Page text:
The PRSA submission also started with the inappropriateness of such wording in the light of single-member outcomes. In 1996 the Coalition parties turned a combined 46% of first preferences into 60% of the WA Legislative Assembly seats, while in 2001 Labor converted 37% of first preferences into 56% of seats.


Imbalances between votes and seats in metropolitan and rural areas in 2001 were starker. For instance, Labor won 70% of the metropolitan Assembly seats with 40% of first preferences (and, more fairly, 47% of the metropolitan Council seats with 41% of first preferences). Liberals gained 32% of first preferences and won 20% of metropolitan Assembly seats, yet 29% support in rural areas was enough for 39% of Assembly seats there. Nationals won 22% of rural Assembly seats after obtaining nearly 13% of first preferences, whereas One Nation had 16% support there, but won no seats.


The key provision in the proposed Bill was so poorly drafted that “it would invalidate the ACT’s Hare-Clark system while making it possible for quite large levels of what is called vote weightage to persist for Western Australia’s Legislative Council, albeit in a form a little different from what currently applies separately in metropolitan and rural areas”.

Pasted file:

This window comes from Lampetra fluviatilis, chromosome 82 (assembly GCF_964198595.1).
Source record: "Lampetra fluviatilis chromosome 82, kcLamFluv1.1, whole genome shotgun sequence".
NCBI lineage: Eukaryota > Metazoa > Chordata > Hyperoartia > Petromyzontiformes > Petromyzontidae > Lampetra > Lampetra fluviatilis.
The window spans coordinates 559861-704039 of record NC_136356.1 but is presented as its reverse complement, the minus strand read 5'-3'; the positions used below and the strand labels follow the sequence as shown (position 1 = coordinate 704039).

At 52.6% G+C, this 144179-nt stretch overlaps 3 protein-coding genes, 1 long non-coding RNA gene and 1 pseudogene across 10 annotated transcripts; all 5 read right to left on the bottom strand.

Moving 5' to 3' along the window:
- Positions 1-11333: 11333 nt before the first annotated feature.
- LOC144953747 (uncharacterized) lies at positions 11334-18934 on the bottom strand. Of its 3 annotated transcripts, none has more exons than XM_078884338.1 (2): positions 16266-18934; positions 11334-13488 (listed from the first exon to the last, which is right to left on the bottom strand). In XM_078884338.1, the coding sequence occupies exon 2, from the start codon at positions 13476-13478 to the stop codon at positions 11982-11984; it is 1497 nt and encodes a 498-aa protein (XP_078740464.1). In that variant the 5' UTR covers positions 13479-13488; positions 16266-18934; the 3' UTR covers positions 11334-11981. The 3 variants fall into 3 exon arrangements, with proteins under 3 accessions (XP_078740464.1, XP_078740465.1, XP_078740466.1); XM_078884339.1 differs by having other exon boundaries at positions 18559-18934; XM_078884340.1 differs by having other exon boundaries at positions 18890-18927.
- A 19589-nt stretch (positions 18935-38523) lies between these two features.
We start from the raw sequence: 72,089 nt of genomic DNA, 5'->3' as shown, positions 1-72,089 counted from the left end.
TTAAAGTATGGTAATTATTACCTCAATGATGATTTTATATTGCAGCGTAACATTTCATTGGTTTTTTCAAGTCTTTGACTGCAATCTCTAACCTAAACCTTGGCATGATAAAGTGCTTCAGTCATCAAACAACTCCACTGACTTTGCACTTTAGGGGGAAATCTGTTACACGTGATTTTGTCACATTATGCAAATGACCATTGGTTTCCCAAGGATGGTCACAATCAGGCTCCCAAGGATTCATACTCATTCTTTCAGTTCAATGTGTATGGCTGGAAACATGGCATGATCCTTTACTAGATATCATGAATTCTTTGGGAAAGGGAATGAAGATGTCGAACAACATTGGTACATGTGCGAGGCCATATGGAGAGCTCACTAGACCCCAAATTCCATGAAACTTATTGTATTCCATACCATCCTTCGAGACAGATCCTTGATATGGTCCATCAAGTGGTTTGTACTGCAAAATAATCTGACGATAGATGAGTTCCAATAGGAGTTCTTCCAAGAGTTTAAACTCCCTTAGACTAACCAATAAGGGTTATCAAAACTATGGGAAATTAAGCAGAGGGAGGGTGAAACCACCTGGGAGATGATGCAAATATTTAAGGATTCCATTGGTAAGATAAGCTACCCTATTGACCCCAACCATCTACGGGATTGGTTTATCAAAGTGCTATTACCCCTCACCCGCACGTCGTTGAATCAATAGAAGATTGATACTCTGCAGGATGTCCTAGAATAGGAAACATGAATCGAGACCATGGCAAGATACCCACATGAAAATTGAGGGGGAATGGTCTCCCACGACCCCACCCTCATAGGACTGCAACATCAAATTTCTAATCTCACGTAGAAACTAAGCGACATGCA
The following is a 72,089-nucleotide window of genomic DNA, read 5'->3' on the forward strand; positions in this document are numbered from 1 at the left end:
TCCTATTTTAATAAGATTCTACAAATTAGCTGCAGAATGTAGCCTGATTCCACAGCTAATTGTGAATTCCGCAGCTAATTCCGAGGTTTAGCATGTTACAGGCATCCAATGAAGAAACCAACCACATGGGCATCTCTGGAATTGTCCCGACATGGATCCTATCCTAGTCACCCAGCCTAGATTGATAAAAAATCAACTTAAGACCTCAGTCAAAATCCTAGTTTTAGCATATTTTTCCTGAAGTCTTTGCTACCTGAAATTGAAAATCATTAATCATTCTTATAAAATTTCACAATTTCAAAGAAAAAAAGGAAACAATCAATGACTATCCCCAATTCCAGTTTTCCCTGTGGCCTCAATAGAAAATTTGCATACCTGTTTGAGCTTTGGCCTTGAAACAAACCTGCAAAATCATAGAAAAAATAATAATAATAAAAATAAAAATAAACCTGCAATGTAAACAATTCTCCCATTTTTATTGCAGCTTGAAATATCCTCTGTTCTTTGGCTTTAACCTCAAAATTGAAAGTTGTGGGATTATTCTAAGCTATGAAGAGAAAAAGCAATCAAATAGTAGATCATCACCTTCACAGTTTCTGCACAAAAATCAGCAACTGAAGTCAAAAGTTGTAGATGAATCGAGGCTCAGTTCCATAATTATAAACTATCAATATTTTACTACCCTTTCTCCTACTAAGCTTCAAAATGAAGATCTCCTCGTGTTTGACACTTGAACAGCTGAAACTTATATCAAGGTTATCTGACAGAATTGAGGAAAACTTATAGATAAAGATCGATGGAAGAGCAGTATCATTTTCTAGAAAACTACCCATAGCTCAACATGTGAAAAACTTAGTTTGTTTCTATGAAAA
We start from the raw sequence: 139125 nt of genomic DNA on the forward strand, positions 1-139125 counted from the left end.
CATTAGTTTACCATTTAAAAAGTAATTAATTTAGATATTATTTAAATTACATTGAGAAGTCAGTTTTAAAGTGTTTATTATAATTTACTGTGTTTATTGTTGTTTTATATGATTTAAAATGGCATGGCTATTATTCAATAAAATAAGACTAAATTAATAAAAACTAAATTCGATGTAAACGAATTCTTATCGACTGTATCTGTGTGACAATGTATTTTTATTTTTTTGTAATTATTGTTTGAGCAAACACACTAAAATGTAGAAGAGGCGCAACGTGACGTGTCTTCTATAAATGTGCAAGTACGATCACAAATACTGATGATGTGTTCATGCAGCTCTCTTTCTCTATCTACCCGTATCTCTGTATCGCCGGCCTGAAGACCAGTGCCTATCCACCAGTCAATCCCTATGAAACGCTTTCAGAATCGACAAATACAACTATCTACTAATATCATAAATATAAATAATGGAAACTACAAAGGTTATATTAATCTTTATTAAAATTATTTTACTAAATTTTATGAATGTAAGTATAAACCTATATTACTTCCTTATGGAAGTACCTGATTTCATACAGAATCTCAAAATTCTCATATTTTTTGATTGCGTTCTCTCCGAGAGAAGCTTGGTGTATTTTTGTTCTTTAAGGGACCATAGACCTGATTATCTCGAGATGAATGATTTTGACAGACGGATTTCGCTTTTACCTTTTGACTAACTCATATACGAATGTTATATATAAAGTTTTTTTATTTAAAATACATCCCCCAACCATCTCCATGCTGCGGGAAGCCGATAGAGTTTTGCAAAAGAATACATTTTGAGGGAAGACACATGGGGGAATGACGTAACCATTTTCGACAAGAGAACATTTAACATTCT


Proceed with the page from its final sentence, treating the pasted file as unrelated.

The norm was assumed to be four-year terms, despite a 3-year limit in the ACT then, and in Queensland. Equalization of enrolments seemed to occur 4 years beyond the next election “whereas typically redistributions comply with specifications of allowable tolerances at the time new boundaries are determined, and differences in projected enrolment numbers at the anticipated time of the next election”. Provided that all the separate regions satisfied the criterion of having essentially the same enrolment, nothing in the Bill “would stop the assignment of nine or eleven MLCs to each rural region and only three or five to each metropolitan one”.


The PRSA concluded that the Bill’s “articulated intentions can only be effected by building the enrolment quota criteria around a calculation that sets a Statewide quota at total enrolments at some point in time, divided by the total number of MPs in a particular chamber, and multiplies this by the number of members to be returned in each electorate” and referred to the specifics of ACT legislation as a model for doing so.